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David Kidman of Fatea

reviews Songs from the Past Into the Future by Derek Gifford

Derek's a folk circuit stalwart with some 35 years' singing experience, a highly-regarded solo performer as well as a member of shanty group Three Sheets To The Wind (with Keith Kendrick and Geoff Higginbottom). Giff was unquestionably a key figure in my own discovery of chorus songs and the joys of chorus singing indeed! His glorious, rousing setting of Keith Scowcroft's poem When All Men Sing is nothing short of iconic, and has become a true cornerstone of the folk repertoire. But let's not forget also Giff's enthusiastic espousal of all manner of folk songs, and his eager exposure of local songwriting talents, both of which aspects sit so very comfortably alongside his own not inconsiderable performance skills, and are well to the fore in this latest collection. As a singer, Giff's relaxed and confident style is perennially winning, while he can also boast a significant (if humble) degree of accomplishment as a guitarist.

This latest "giffering" (his sixth album) continues the approved tradition which he's made a speciality - combining the pick of contemporary folk songs with percipient and satisfying takes on traditional material. The latter category is here represented by a nicely turned Bold Fisherman (which sports a superb cello counterpoint from Gill Redmond) and a simple but effective a cappella account of Dives And Lazarus (which like many of us he learned from the singing of The Young Tradition). Pick of the remainder I would judge Songs They Used To Sing by Mike Bartram (a canny chorus-song-for-well-versed-chorus-singers), Richard Grainger's thought-provoking opus Land And Sea (which contains some lovely lyrical oboe playing from Paul Sartin), Les Sullivan's lively press-gang saga Five Pounds, and Pete Coe's atmospheric early composition Farewell To The Brine (eerily accompanied by bowed psaltery and shruti box). Other powerful contributions come from the pens of Alan Bell (The Cocklers' Song) and the late Rod Shearman (Do You Remember?), but each of Giff's chosen songs has much to offer and no individual track is "skippable". While for those who already know and appreciate Giff's companionable stage presence, the disc's quotient of straightforward folky humour comes in the shape of Miles Wootton's priceless (and still mightily relevant) parody Early One Evening (retold with relish aplenty!) and Brian Hooper's environmental commentary Coming In Further.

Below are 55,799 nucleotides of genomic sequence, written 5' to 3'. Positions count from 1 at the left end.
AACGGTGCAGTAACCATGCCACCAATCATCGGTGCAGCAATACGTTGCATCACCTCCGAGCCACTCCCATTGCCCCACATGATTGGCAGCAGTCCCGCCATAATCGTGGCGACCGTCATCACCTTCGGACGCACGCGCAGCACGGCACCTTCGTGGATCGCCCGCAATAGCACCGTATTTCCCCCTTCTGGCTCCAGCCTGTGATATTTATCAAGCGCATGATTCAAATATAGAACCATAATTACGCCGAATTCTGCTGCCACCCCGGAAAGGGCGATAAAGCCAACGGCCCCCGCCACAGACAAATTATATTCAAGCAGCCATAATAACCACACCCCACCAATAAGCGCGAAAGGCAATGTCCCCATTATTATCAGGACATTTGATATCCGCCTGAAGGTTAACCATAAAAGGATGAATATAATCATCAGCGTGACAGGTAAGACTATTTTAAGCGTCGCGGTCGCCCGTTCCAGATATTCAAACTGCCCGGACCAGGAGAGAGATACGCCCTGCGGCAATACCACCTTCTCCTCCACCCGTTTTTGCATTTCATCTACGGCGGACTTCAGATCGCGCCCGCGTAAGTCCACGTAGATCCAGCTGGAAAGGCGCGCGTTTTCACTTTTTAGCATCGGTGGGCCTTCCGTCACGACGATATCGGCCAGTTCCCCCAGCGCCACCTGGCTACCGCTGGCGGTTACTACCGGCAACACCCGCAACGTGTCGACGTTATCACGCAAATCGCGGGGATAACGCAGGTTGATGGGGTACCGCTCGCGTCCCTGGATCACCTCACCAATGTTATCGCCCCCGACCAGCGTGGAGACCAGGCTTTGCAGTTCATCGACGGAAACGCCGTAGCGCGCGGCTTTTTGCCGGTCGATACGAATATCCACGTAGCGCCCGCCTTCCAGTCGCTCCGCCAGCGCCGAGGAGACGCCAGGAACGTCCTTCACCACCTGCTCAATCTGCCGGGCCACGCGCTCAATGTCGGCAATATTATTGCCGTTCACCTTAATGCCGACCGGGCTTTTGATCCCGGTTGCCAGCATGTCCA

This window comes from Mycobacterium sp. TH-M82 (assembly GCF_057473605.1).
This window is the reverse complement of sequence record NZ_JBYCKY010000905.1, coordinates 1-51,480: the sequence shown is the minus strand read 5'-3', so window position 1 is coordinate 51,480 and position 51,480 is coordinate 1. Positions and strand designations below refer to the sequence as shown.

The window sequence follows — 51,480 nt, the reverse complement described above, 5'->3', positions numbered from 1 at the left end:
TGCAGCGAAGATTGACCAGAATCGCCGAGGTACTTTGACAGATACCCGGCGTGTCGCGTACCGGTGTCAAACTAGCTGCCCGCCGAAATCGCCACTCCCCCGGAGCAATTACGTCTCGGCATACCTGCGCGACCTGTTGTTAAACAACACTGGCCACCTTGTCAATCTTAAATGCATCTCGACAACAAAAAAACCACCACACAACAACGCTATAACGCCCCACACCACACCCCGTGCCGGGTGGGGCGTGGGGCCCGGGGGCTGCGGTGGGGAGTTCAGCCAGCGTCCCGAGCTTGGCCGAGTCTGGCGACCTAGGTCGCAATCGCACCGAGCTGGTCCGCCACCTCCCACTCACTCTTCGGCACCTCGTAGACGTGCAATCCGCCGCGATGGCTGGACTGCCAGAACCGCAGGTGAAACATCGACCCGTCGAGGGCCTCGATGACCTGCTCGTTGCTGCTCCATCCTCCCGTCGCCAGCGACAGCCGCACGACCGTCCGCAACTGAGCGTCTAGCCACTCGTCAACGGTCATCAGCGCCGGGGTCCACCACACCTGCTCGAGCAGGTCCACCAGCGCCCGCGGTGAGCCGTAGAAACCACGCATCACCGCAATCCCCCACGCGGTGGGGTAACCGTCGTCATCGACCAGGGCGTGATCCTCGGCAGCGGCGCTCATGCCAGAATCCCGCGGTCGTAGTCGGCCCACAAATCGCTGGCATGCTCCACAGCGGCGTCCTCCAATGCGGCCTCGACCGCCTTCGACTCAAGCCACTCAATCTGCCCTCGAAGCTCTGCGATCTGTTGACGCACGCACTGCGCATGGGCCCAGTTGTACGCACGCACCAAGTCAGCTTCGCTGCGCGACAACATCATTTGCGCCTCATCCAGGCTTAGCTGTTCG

Giff's standing in the folk world is paid tribute by the ready recruitment of fine guest artists: singers including Tom & Barbara Brown and Anna Shannon and instrumentalists comprising those mentioned in dispatches above plus the estimable Keith Kendrick. All adding up to a well-coordinated, friendly and accessible (and sympathetically recorded) release that will give considerable pleasure.